I've always had a love-hate relationship with older cars, say 1960s vintage. On the one hand, they have character, but like any old machines, they frequently need repairs, which means they often have downtime. That's not a problem unless you depend on an old car to go to important places such as work and school. That was the situation I was in for most of my life, so as much as I would have liked to have an old car to tinker with, it just wasn't practical.
That has changed recently. I started thinking about what I'd be interested in, and I settled on a particular make and model year range: 1965-66 full-sized Fords. I've always liked that bodystyle, as I think it's a good balance between bulbous and boxy. Cars of that era have at least a token amount of safety equipment (front seat belts were required in the US starting in 1964) but aren't strangled by emissions-control equipment. In general, parts for American cars of that era are cheap and readily available.
Last Sunday I saw this car on Craigslist:
This is a 1966 Ford Custom 500. Custom 500 was the second-lowest trim level that year, above Custom and below Galaxie and LTD. This particular car is interesting on a few levels, starting with the drivetrain:
The engine is the 240-cubic inch inline six. It's a shorter-stroke version of the 300, which was Ford's truck engine for 35 years. That means that parts are abundant. You'll notice no power brake booster or power steering pump, and if you look closely you can see the shift linkage. It's a 3-speed column shift. The interior looks Spartan at first glance:
There are a few nice touches, such as a glovebox light and cranked wing windows, that I didn't expect to see in this model. I also didn't expect carpet, and I definitely didn't expect it to be in such good condition. The seats, door panels, and headliner are all fine.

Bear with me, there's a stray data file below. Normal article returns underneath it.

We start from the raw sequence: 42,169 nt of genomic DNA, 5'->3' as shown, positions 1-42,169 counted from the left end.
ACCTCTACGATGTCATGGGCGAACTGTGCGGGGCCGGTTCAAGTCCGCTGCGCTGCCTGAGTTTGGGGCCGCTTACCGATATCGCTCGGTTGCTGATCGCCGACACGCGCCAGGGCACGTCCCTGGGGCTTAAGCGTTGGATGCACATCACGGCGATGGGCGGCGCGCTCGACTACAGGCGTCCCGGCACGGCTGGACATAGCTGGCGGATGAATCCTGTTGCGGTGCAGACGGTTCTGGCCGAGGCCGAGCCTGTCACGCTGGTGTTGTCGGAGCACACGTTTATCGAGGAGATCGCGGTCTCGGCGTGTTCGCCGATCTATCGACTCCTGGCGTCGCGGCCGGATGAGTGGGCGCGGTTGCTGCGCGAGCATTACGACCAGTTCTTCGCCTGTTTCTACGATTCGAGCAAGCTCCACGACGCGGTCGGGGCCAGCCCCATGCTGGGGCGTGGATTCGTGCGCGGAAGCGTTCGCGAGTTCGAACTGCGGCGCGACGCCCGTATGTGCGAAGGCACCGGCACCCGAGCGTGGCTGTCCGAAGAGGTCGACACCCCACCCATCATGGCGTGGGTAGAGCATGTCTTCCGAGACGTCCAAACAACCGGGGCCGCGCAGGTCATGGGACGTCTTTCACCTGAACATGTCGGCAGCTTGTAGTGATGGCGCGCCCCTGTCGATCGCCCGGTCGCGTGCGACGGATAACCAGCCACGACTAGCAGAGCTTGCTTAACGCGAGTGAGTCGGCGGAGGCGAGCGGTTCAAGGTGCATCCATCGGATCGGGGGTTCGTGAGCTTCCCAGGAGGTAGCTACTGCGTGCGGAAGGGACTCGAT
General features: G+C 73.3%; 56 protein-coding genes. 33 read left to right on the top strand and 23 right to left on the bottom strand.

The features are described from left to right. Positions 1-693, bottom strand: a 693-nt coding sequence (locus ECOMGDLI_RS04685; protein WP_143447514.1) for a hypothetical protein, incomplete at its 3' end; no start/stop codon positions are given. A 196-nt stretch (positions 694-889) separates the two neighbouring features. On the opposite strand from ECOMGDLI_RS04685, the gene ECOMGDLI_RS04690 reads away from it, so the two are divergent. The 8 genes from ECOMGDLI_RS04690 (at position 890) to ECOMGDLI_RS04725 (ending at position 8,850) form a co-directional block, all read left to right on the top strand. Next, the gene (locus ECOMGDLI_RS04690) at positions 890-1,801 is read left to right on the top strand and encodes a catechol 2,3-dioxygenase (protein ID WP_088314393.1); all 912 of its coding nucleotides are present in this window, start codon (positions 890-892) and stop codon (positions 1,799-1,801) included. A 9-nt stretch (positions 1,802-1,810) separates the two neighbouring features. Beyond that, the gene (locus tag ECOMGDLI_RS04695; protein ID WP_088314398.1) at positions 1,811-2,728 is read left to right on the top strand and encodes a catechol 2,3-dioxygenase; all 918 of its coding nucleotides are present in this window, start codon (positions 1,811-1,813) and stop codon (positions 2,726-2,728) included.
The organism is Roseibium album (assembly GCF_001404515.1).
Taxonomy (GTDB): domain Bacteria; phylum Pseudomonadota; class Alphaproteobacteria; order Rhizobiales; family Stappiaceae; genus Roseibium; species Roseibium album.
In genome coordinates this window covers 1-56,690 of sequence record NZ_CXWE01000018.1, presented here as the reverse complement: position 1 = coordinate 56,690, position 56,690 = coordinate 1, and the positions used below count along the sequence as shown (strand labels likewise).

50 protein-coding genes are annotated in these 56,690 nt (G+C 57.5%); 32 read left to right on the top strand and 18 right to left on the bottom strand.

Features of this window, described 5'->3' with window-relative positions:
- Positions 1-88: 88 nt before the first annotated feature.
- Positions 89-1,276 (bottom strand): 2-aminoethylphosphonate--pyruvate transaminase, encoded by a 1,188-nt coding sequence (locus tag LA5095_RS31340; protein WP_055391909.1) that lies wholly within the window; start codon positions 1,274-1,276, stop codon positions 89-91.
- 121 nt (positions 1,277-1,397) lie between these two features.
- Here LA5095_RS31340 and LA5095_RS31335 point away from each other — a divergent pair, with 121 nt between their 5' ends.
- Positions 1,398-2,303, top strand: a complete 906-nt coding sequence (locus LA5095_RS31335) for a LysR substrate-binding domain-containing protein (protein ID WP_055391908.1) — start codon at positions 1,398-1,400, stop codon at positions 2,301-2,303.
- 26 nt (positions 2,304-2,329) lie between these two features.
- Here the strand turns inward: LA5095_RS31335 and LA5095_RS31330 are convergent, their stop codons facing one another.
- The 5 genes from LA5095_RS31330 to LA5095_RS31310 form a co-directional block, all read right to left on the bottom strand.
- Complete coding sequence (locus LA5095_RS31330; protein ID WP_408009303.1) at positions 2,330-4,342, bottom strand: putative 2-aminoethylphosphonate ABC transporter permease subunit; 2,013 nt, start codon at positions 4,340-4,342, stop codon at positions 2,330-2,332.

My roommate took a look at the back seat and said it's "big enough to f**k in." That thought hadn't occurred to me, but I suppose he's right:
As expected, there are a few items that need to be addressed. You probably noticed that there's no horn ring, for example. The part to fix it is on order. I've replaced the front shock absorbers (the rear ones are on order; the auto parts store had the front ones in stock), and the car is a bit less floaty now. I found a set of hub caps on eBay, which will greatly help the appearance. I'll probably think long and hard about whether to have the car painted and the few minor dents removed.
I've become familiar with rockauto.com and Dennis Carpenter Ford Restoration Parts. I'm sure I'll do plenty of business with both, as well as the local auto-parts stores, in the future. In the meantime I have a project that's useful and turns heads on the road. At the same time, it isn't so valuable that I have to be paranoid while driving it. :-)
Tags: 1966, car, ford
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